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Single digit equity returns a realistic expectation

single digit equity returns

Single digit equity returns are what investors can realistically expect from their shareholdings in the coming year, a global fund manager has said.

A global fund manager has suggested investors should be expecting only low single digit returns from their equity allocations over the coming year.

“If you have no tolerance for negative return, such as someone who likes TDs (term deposits) and pretty low risk investments, a reasonable return expectation is probably somewhere in the order of 3 to 4 per cent [per annum] and that’s probably a real return of 2 to 3 per cent,” Schroders head of fixed income and multi-asset Australia Simon Doyle said.

“If you have a three to five year time frame and accept some variable returns, and you’re prepared to adopt a more flexible approach, I still think somewhere in the order of 5 per cent real return, but the risks [would be higher],” he added.

“If you’re someone who wants to sit in the traditional type of portfolio, with fixed allocation to equities and bonds, I actually think your return expectations will probably be lower than that.”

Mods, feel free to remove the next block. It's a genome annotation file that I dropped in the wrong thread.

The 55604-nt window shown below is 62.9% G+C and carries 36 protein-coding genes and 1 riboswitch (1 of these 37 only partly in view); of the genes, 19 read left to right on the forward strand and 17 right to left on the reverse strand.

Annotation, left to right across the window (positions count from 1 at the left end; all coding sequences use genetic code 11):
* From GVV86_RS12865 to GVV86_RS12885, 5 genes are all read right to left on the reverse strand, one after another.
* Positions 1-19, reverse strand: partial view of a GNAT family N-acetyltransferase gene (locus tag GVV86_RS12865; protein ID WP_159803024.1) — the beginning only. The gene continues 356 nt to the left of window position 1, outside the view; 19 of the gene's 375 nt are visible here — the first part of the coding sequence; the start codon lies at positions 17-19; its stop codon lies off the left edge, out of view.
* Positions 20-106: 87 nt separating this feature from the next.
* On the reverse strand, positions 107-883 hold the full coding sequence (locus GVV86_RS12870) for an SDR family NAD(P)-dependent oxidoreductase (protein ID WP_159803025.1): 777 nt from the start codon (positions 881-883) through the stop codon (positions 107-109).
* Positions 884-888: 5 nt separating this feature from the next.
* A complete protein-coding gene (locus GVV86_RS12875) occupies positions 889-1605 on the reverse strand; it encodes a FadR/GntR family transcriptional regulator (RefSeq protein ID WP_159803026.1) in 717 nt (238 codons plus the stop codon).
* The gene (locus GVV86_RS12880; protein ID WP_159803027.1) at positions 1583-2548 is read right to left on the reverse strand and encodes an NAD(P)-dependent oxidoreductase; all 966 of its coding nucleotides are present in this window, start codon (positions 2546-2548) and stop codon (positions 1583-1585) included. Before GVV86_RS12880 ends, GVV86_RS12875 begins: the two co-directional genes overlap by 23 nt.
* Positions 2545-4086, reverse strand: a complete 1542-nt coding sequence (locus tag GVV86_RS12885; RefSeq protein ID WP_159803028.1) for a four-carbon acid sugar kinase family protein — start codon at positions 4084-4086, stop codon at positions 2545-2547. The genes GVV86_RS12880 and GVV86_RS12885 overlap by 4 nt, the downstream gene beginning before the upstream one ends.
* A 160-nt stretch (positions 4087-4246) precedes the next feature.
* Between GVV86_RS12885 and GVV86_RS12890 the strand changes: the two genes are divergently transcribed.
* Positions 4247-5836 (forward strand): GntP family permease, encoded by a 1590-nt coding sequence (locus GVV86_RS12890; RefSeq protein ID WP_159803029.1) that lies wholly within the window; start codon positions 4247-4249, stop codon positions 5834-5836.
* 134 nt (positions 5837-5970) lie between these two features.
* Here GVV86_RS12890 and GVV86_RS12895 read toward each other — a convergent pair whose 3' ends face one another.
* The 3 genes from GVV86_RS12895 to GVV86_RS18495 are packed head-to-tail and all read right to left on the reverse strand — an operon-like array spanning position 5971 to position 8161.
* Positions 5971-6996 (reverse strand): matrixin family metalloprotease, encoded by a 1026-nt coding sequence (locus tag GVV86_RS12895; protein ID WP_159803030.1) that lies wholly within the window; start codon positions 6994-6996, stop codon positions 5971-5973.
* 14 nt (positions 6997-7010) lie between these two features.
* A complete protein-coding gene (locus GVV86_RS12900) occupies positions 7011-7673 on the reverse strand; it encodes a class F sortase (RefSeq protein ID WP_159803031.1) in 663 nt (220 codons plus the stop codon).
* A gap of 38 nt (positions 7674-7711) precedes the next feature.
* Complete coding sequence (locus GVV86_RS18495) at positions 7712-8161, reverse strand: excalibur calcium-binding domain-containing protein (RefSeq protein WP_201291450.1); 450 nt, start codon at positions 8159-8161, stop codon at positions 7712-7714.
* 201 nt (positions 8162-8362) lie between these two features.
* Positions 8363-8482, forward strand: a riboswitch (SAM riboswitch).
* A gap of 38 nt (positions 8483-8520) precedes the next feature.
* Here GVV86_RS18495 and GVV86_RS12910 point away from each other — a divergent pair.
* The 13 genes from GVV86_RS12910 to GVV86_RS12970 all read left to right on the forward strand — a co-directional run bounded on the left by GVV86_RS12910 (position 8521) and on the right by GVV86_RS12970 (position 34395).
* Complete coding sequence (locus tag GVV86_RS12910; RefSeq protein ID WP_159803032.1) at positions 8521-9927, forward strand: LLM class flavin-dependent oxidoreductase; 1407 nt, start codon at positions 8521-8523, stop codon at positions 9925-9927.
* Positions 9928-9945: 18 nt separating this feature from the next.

These suggested returns are much lower than the expectations of investors around the world as revealed by an independent online survey conducted in April and May this year, commissioned by Schroders and carried out by Research Plus.

The study showed of the 25,000 investors surveyed one in six expected at least an annual return of 20 per cent. On a geographical basis, US investors had the highest return expectations of 12.4 per cent, with Australian investors expecting returns of 10.4 per cent, and European investors anticipating a return of 9 per cent.

Schroders chief executive Chris Durack pointed out historical data suggests expectations of double-digit returns would only lead to investor disappointment.

“The Australian stock market has produced a real return over say 100 odd years between 6 and 7 per cent and that’s if you were [100 per cent] invested in the stock market over the last century,” Durack said.

“This is similar for the US so if you’re inclined to think equities are a risky investment the average return you get for that risky investment, over a very long period of time, is less than what people are expecting in that global investor survey.”

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